Listed Buildings – Wolverton

Thanks to Andrew Lambert for this idea. I am going to go on a tour of the listed buildings in the area. I’ll start with Wolverton, then do Old Wolverton, Stony Stratford and New Bradwell.

I can’t help but comment on the arbitrary nature of the listing process. The original Engine Shed did not get listed and was consequently flattened to make a Tesco car park, but the Triangle Building, started in 1845 and much enlarged and adapted over the years, makes the list. The school of 1840 is not listed, nor is the Royal Engineer of 1841. Why is the Aylesbury Street School of 1906 listed and not the Moon Street School of 1908?

The information below is presented as links to the British Heritage site. The information is under crown copyright and cannot be reproduced here. Just as well perhaps, since there are a number of instances where the descriptions are factually wrong.

Area map of listed buildings

Blue Bridge

The Blue Bridge was a farm track from Stacey Hill Farm to the fields sloping down to Bradwell Brook.

Church of St George the Martyr

The building and history of the church has been covered in various posts.

Classroom at Wyvern First School

Former Railway Works Building

In 1845 the LBR used the land on the east side of the line to build a new shed. In time this expanded to fill the whole triangle area between the canal, the Stratford Road and the old railway line. It was henceforward known as the Triangle Building.

Reading Room

I rather think that it would take some serious archaeological work to identify which part of this building was the original Reading Room of 1840. Back then it was certainly a single storey structure and the road and canal bridge were lower. The openings for doors and windows do not resemble anything visible on the surviving planss from the 840s.

Former Royal Train Shed

Funny what the word “Royal” can do. This long shed and workshop was built in the 1880s when the main line was diverted and sat on the embankment above the Park. It was used in the 20th century to store the Royal Train when it was not in use, thus giving the building a significance which it might not otherwise have had.

Church Institute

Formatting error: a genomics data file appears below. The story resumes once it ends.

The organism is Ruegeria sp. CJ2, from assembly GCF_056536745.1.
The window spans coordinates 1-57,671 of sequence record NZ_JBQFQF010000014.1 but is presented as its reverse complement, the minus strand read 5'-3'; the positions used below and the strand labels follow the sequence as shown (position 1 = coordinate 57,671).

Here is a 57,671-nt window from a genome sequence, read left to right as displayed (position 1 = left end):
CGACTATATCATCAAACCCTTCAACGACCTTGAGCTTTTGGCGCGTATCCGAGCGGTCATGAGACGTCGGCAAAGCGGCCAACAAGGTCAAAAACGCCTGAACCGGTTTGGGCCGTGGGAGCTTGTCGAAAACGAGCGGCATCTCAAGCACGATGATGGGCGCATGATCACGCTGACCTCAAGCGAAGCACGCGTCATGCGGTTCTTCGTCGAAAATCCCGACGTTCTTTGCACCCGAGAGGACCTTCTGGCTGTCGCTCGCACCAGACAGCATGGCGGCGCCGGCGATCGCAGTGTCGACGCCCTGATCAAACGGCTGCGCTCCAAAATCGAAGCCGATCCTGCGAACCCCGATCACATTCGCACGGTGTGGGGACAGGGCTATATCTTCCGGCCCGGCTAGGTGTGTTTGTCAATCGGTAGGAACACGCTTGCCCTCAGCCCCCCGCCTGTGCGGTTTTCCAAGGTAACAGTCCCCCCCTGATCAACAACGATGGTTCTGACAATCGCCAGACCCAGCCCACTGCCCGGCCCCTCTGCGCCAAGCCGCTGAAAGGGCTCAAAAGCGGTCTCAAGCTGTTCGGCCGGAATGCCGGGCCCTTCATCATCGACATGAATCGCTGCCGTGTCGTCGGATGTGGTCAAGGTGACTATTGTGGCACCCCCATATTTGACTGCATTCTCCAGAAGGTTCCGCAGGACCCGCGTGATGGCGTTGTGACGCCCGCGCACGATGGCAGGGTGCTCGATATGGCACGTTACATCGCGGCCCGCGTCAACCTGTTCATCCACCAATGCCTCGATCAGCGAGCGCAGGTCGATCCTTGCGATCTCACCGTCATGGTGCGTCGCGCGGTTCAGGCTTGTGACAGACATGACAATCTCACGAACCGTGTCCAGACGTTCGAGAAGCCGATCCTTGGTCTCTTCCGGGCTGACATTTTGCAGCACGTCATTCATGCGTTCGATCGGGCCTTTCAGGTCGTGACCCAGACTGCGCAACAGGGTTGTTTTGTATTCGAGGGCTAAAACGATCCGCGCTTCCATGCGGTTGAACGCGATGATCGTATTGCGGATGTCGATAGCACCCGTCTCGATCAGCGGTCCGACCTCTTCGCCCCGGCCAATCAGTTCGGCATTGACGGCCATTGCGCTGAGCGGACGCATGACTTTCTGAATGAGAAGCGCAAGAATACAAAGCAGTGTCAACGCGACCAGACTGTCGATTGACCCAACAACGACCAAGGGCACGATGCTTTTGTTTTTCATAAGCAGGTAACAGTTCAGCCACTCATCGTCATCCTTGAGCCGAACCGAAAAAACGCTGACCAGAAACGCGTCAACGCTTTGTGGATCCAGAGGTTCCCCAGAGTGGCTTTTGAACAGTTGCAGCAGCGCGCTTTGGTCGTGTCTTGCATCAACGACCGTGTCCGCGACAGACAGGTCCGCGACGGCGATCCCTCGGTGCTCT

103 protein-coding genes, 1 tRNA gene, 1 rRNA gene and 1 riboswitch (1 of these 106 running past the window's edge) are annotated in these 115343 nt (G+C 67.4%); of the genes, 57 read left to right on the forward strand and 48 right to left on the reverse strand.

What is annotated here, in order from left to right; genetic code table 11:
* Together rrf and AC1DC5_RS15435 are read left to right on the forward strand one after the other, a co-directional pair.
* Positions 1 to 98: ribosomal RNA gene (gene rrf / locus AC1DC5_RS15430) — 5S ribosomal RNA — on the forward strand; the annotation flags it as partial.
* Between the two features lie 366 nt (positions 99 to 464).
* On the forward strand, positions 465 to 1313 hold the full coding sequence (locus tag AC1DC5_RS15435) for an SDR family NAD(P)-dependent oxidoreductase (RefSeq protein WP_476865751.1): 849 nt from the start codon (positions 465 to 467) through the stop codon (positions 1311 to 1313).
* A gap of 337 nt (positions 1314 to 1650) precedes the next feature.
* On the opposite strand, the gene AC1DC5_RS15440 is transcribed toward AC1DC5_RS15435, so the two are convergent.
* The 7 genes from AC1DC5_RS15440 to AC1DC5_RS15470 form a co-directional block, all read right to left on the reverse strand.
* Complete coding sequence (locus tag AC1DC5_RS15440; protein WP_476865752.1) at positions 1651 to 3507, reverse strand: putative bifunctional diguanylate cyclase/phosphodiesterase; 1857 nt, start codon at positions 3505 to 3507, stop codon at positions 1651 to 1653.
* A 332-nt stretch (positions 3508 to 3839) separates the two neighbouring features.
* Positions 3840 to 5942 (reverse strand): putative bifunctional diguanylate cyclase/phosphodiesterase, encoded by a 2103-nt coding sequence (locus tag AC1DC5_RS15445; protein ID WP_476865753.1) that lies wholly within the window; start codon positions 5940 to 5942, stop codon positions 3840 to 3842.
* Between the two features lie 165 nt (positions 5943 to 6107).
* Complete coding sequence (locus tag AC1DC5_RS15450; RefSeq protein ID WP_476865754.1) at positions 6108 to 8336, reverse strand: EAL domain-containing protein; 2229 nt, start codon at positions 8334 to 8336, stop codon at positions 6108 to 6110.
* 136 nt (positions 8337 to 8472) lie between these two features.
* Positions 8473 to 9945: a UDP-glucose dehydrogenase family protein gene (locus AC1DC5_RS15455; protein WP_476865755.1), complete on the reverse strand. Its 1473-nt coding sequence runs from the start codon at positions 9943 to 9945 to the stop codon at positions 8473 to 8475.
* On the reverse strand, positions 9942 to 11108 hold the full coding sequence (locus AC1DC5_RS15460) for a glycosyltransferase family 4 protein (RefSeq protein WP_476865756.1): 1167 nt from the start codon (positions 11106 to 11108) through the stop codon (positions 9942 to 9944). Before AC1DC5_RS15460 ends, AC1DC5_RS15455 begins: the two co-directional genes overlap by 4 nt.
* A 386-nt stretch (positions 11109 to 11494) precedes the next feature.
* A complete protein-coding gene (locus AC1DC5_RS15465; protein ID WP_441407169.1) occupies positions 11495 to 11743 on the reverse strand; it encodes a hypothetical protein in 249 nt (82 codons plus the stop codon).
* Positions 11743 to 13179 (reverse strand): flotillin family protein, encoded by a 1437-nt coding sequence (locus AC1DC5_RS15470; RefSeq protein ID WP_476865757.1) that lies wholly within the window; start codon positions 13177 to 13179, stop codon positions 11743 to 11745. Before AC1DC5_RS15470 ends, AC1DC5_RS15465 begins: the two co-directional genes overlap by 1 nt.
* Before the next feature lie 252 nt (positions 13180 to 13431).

Park Keeper’s lodge

This is the best photo I have at the moment, surrounded by boards, empty and awaiting some fate.

Methodist Church

Railway Bridge over Canal

The barn was built in the 1840s when the new farm house was built on top of the hill. (Formerly Stacey Farm had been closer to Bradwell Brook.) It was a large timbered structure and was given a Grade II listing. Unfortunately it burned down in a fire in 1996 so the preservation order didn’t help very much!

Stacey Hill Farm House

The farm house, built I understand, by the very young Charles Aveline is now occupied by the Milton Keynes Museum and can be visited during opening hours.

Skew Bridge

Garden Pavilion

I haven’t got much idea of what this is. I assume from the description that it was a garden structure in the grounds of the Vicarage.

Viaduct

Wyvern First School

The girls and infants continued to use the 1840 school on Creed Street until 1906 when this was built. At the time it was Wolverton’s grandest school until the Secondary School opened at the end of Moon street in 1908. The Creed Street School did service as a Market Hall until the Agora was opened.

Wyvern Nursery

This was in 1896 the new Boys School and remained so until about 1946 when the Secondary Modern came into being. From that time on all the Wolverton schools were co-ed.

Architects and Wolverton

Wolverton, for the most part, remains an architect-free zone.

At the beginning, the first Engine Shed was designed by an architect, although Edward Bury, the first Locomotive Superintendent, was not inclined to give the architect a free hand. The first houses, in fact all the streets, were laid out and constructed by builders, mostly by Dunkley of Blisworth. Architcets were not involved as they were with Swindon and Crewe, and you could argue that it showed.